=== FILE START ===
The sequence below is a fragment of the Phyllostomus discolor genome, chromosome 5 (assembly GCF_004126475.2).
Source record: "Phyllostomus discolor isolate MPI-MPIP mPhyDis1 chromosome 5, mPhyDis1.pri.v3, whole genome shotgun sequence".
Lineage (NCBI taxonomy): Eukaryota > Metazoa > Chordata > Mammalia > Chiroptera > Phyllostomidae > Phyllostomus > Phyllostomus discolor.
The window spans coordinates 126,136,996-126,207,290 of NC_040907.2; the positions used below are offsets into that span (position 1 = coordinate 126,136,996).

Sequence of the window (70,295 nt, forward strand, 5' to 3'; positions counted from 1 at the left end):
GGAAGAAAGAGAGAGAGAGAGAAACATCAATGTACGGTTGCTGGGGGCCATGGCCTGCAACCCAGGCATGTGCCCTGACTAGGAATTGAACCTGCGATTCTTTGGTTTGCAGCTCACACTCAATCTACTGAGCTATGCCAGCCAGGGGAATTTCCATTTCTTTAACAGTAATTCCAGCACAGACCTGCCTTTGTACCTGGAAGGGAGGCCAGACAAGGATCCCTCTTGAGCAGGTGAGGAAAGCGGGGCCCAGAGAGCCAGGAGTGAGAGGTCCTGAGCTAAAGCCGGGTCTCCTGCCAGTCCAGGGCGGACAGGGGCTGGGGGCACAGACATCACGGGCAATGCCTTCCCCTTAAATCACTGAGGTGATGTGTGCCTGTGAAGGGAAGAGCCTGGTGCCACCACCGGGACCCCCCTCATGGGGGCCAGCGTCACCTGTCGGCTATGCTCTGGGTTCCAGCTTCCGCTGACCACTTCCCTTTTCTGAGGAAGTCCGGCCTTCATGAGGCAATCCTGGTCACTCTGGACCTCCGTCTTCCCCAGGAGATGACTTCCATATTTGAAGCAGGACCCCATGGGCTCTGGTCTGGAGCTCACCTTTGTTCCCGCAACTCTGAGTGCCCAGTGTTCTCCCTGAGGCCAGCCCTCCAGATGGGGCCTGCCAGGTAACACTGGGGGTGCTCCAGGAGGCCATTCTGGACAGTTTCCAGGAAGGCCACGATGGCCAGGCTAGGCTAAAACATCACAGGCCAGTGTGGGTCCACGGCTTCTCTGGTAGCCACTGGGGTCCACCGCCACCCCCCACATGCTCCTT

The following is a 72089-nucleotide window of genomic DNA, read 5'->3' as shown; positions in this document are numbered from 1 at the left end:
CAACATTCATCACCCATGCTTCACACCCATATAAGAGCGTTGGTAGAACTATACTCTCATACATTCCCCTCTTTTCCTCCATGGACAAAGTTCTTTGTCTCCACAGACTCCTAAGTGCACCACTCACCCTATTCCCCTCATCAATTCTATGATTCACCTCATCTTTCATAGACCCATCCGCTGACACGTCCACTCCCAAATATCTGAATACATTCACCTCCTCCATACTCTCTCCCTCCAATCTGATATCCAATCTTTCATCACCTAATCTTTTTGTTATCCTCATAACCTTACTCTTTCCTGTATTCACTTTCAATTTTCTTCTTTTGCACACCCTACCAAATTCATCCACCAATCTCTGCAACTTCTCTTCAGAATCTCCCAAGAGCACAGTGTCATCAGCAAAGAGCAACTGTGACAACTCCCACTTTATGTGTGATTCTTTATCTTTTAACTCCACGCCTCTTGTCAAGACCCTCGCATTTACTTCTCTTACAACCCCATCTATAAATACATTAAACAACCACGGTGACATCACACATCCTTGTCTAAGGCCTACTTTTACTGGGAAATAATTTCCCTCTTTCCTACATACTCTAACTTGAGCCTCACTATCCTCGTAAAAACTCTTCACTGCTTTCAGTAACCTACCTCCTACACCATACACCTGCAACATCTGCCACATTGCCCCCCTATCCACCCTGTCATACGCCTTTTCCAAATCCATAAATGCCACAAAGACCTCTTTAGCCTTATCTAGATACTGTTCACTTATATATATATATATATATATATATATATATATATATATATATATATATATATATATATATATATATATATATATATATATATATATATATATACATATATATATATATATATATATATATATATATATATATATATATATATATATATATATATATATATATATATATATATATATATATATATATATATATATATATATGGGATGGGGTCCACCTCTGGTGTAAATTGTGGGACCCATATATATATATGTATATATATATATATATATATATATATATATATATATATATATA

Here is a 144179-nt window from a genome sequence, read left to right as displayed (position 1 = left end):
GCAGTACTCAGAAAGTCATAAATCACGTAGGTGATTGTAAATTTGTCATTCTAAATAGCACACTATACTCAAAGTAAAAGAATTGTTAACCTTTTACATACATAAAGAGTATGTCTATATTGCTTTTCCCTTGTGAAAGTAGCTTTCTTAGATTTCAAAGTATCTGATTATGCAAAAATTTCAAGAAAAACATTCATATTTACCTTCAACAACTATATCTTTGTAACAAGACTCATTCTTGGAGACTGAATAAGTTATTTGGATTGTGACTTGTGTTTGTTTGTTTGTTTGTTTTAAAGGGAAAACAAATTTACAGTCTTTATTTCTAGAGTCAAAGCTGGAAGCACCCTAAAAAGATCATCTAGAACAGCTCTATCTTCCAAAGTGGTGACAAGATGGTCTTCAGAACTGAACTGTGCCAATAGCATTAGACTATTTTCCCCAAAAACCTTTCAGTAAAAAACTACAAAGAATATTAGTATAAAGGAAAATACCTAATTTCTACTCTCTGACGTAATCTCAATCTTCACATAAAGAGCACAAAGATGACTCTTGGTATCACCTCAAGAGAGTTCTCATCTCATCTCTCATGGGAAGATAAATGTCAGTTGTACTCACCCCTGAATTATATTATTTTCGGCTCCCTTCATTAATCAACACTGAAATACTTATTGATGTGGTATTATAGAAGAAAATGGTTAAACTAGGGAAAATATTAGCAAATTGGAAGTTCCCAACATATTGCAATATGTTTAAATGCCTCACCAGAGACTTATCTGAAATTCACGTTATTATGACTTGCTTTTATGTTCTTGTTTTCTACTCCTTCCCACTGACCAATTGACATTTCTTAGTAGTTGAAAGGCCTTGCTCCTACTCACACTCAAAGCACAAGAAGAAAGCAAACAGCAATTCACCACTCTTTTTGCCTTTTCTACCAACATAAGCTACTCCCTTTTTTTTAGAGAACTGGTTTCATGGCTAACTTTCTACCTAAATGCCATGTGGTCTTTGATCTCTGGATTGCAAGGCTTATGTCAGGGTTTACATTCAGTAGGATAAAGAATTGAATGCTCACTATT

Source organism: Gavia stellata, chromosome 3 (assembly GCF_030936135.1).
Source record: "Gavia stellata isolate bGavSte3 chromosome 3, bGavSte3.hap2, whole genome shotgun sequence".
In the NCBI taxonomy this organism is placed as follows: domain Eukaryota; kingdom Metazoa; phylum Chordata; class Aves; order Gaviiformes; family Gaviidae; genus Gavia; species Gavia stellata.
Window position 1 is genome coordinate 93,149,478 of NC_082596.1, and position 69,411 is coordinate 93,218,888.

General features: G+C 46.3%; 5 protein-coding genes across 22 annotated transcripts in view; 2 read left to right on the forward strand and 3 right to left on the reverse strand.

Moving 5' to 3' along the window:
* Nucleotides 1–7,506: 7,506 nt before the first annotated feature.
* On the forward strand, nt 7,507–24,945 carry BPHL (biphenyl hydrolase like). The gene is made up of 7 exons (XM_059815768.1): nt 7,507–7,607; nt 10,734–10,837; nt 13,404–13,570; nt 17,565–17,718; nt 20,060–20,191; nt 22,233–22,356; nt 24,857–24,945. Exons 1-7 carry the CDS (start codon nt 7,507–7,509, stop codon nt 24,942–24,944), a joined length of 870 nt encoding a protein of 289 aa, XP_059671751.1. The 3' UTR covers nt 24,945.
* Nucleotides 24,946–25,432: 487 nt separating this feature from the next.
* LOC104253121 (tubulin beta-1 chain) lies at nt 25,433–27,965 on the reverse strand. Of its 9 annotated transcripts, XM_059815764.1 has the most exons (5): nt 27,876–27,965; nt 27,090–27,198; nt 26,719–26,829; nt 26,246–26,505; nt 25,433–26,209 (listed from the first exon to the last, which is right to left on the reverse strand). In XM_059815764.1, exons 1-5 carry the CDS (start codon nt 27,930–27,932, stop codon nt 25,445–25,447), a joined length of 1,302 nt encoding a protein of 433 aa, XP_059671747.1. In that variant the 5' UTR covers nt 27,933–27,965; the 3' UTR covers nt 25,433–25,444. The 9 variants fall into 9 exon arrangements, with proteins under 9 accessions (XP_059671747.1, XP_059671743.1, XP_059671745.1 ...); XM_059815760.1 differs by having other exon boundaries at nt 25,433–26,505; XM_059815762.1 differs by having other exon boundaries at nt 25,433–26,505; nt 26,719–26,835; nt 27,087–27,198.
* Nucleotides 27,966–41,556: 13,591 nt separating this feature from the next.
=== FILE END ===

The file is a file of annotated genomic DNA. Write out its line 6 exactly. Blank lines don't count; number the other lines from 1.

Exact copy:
GGAAGAAAGAGAGAGAGAGAGAAACATCAATGTACGGTTGCTGGGGGCCATGGCCTGCAACCCAGGCATGTGCCCTGACTAGGAATTGAACCTGCGATTCTTTGGTTTGCAGCTCACACTCAATCTACTGAGCTATGCCAGCCAGGGGAATTTCCATTTCTTTAACAGTAATTCCAGCACAGACCTGCCTTTGTACCTGGAAGGGAGGCCAGACAAGGATCCCTCTTGAGCAGGTGAGGAAAGCGGGGCCCAGAGAGCCAGGAGTGAGAGGTCCTGAGCTAAAGCCGGGTCTCCTGCCAGTCCAGGGCGGACAGGGGCTGGGGGCACAGACATCACGGGCAATGCCTTCCCCTTAAATCACTGAGGTGATGTGTGCCTGTGAAGGGAAGAGCCTGGTGCCACCACCGGGACCCCCCTCATGGGGGCCAGCGTCACCTGTCGGCTATGCTCTGGGTTCCAGCTTCCGCTGACCACTTCCCTTTTCTGAGGAAGTCCGGCCTTCATGAGGCAATCCTGGTCACTCTGGACCTCCGTCTTCCCCAGGAGATGACTTCCATATTTGAAGCAGGACCCCATGGGCTCTGGTCTGGAGCTCACCTTTGTTCCCGCAACTCTGAGTGCCCAGTGTTCTCCCTGAGGCCAGCCCTCCAGATGGGGCCTGCCAGGTAACACTGGGGGTGCTCCAGGAGGCCATTCTGGACAGTTTCCAGGAAGGCCACGATGGCCAGGCTAGGCTAAAACATCACAGGCCAGTGTGGGTCCACGGCTTCTCTGGTAGCCACTGGGGTCCACCGCCACCCCCCACATGCTCCTT